The new class includes 14 individuals and one classic rivalry.
Hundreds of people turned out last week for the 14th annual Philadelphia Sports Hall of Fame induction ceremony, which took place at the Hilton on City Line Avenue.
The 2017 class of inductees consisted of the following 14 individuals and one classic rivalry: Andrea Kremer, Army/Navy football game, Bob Boone, Bob Johnson, Donald Hunt, Granny Hamner, Irene Guest, “Philadelphia” Jack O’Brien, John B. Kelly Jr., Mike Bantom, Randall Cunningham, Ray “Chink” Scott, Rene Portland, Ron Jaworski and Tim Kerr.
Master of ceremonies Pat Williams, a Hall of Famer who was the 76ers general manager when they won the NBA title in 1983, entertained the crowd with his jokes and much-anticipated annual rhyming poem about the inductees.
The Phillie Phanatic, Swoop and the Eagles cheerleaders mingled with guests.
The crowd included former Hall of Fame inductees Theresa Grentz, Speedy Morris, Mike Quick, Dan Baker, Bill Bergey, Brian Propp, Dick “Hoops” Weiss, Ray Didinger and Lou Nolan.
In 2013, the Hall of Fame opened a gallery at Spike’s, a trophy and awards shop at 2701 Grant Ave. The gallery is open Saturdays from 9 a.m. to noon or by appointment.
Current displays feature Bergey, Villanova track and field runner and coach Jumbo Elliott, the Palestra and a timeline of local Olympic gold medalists.
For more information, go to phillyhall.org or the Hall’s pages on Instagram, Twitter and Facebook.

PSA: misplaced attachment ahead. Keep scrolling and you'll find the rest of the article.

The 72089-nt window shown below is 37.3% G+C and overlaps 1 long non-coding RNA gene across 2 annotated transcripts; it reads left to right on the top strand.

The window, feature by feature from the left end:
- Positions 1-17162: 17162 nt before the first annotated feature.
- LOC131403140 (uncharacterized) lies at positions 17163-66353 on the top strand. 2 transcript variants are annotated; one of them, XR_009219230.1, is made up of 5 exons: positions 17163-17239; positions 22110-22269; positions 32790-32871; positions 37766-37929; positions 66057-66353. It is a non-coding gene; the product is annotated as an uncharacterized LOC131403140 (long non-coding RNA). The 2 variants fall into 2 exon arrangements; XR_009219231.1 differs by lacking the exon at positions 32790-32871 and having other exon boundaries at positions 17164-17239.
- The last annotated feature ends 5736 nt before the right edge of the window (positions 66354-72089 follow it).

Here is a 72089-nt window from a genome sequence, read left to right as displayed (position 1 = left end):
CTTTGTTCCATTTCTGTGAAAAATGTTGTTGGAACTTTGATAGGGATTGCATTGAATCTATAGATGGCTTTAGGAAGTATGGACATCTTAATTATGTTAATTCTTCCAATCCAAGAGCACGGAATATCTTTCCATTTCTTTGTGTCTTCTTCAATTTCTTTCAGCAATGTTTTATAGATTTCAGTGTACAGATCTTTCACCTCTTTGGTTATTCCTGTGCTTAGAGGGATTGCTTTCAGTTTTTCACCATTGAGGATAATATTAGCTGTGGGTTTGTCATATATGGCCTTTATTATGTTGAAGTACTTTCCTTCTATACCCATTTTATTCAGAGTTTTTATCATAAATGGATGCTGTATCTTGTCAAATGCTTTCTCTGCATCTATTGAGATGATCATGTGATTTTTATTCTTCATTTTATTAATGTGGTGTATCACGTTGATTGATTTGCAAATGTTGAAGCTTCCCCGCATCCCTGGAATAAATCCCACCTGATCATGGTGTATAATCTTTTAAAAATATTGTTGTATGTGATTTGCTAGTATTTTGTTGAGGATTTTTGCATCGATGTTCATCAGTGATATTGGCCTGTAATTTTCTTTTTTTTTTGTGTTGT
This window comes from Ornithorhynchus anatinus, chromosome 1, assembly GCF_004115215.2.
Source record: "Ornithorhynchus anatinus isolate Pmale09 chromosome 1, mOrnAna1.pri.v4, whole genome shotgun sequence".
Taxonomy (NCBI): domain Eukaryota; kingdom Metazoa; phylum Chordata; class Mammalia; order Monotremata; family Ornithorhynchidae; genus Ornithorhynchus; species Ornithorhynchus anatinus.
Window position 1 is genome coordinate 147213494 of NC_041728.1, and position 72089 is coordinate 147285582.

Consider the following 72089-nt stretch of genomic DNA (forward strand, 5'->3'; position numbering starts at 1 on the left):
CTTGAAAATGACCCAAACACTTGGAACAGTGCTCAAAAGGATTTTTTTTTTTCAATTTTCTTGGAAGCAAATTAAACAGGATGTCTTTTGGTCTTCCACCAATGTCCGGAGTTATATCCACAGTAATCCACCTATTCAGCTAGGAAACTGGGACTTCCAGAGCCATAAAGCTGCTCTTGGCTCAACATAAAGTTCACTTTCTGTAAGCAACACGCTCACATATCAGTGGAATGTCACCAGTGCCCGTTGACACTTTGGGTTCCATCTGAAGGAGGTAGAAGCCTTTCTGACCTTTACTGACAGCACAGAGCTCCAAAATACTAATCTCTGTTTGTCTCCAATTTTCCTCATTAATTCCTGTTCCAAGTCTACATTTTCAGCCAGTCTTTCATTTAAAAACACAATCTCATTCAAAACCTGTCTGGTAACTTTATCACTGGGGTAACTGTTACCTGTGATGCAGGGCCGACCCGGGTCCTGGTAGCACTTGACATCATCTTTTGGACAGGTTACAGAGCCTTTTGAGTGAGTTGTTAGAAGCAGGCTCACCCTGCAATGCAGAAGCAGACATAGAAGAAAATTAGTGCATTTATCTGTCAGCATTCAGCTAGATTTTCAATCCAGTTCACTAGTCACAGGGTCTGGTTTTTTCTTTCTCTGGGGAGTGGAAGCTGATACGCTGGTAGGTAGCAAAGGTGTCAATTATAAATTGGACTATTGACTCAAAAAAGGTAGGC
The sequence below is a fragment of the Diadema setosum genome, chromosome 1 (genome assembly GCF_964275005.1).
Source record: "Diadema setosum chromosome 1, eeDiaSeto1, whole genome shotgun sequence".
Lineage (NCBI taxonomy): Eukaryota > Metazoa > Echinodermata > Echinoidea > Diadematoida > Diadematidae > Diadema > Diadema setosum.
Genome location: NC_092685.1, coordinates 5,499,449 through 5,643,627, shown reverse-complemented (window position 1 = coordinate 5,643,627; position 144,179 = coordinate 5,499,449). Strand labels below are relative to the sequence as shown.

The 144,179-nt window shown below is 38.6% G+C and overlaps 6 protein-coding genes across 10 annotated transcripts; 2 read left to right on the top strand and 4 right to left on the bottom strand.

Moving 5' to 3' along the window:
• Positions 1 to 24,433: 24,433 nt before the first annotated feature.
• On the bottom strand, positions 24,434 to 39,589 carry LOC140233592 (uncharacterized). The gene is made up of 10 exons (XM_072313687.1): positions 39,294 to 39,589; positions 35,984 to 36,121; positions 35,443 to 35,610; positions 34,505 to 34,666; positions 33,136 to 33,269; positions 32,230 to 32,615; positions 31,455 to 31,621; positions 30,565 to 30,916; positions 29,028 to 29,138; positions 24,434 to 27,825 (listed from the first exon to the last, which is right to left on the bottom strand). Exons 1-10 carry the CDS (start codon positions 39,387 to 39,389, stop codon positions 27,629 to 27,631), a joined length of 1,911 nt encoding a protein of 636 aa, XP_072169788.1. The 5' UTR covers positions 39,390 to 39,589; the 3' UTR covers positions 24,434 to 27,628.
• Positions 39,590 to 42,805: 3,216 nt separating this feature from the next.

Here is some information on each of the inductees.
• Andrea Kremer: Attended Friends Select and Penn, and is a correspondent for NFL Network and HBO’s Real Sports with Bryant Gumbel. She previously worked for NFL Films, ESPN and NBC. She covered swimmer Michael Phelps when he won eight gold medals at the 2008 Summer Olympics and was the sideline reporter for Super Bowl XLIII.
• Army/Navy football game: The game received a special enshrinement, joining the previously inducted Palestra and Penn Relays.
• Bob Boone: Was a catcher for the Phillies from 1972–81. He made three All-Star games, won two Gold Gloves and was a member of the 1980 team that won the World Series.
• Bob Johnson: Was an outfielder for the Philadelphia Athletics from 1933–42. He batted over .300 four times and played in five All-Star games.
• Donald Hunt: A 1977 Lincoln University graduate, he has been a sportswriter for the Philadelphia Inquirer and Philadelphia Tribune. He led the campaign to get Wilt Chamberlain’s image on a postage stamp.
• Granny Hamner: Played shortstop and second base for the Phillies from 1944–59, living in the Northeast. He played in three All-Star games and was a member of the Whiz Kids team that made the 1950 World Series.
• Irene Guest: A member of the International Swimming Hall of Fame, she swam for the Philadelphia Meadowbrook Club. She won an Olympic silver medal in 1920 in the 100-meter freestyle. She was on the 4×100 freestyle relay that set the world record in the 1920 Olympics.
• “Philadelphia” Jack O’Brien: Won the light-heavyweight boxing championship in 1905, and is a member of the International Boxing Hall of Fame.
• John B. Kelly Jr.: Grew up on Henry Avenue in East Falls, attended Penn Charter and the University of Pennsylvania, and rowed in the 1948, ’52, ’56 and ’60 Olympics, winning a bronze medal in single sculls in ’56. Served on City Council from 1968–79. Was elected as president of the U.S. Olympic Committee in 1985, but died three weeks later of a heart attack while jogging at 18th and Callowhill streets. His sister was Princess Grace of Monaco. His daughter, Susan vonMedicus, spoke on his behalf.